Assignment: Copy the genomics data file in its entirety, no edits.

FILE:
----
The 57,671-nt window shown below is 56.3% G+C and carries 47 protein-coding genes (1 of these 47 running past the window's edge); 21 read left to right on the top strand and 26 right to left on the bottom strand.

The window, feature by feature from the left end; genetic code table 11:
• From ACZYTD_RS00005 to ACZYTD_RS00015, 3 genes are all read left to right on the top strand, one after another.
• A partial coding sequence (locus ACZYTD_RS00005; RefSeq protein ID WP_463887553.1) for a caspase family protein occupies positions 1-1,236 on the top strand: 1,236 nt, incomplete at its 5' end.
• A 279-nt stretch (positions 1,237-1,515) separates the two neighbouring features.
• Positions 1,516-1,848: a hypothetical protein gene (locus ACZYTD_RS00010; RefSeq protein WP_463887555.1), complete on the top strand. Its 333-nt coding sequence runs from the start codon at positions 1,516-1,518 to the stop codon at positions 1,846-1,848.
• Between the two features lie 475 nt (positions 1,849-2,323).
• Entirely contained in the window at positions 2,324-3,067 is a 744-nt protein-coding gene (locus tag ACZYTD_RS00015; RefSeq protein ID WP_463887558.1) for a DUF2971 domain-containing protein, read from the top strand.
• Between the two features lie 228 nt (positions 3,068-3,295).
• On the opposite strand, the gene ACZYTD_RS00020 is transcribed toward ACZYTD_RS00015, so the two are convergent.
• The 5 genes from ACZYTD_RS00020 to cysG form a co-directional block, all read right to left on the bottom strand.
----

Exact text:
The 57,671-nt window shown below is 56.3% G+C and carries 47 protein-coding genes (1 of these 47 running past the window's edge); 21 read left to right on the top strand and 26 right to left on the bottom strand.

The window, feature by feature from the left end; genetic code table 11:
• From ACZYTD_RS00005 to ACZYTD_RS00015, 3 genes are all read left to right on the top strand, one after another.
• A partial coding sequence (locus ACZYTD_RS00005; RefSeq protein ID WP_463887553.1) for a caspase family protein occupies positions 1-1,236 on the top strand: 1,236 nt, incomplete at its 5' end.
• A 279-nt stretch (positions 1,237-1,515) separates the two neighbouring features.
• Positions 1,516-1,848: a hypothetical protein gene (locus ACZYTD_RS00010; RefSeq protein WP_463887555.1), complete on the top strand. Its 333-nt coding sequence runs from the start codon at positions 1,516-1,518 to the stop codon at positions 1,846-1,848.
• Between the two features lie 475 nt (positions 1,849-2,323).
• Entirely contained in the window at positions 2,324-3,067 is a 744-nt protein-coding gene (locus tag ACZYTD_RS00015; RefSeq protein ID WP_463887558.1) for a DUF2971 domain-containing protein, read from the top strand.
• Between the two features lie 228 nt (positions 3,068-3,295).
• On the opposite strand, the gene ACZYTD_RS00020 is transcribed toward ACZYTD_RS00015, so the two are convergent.
• The 5 genes from ACZYTD_RS00020 to cysG form a co-directional block, all read right to left on the bottom strand.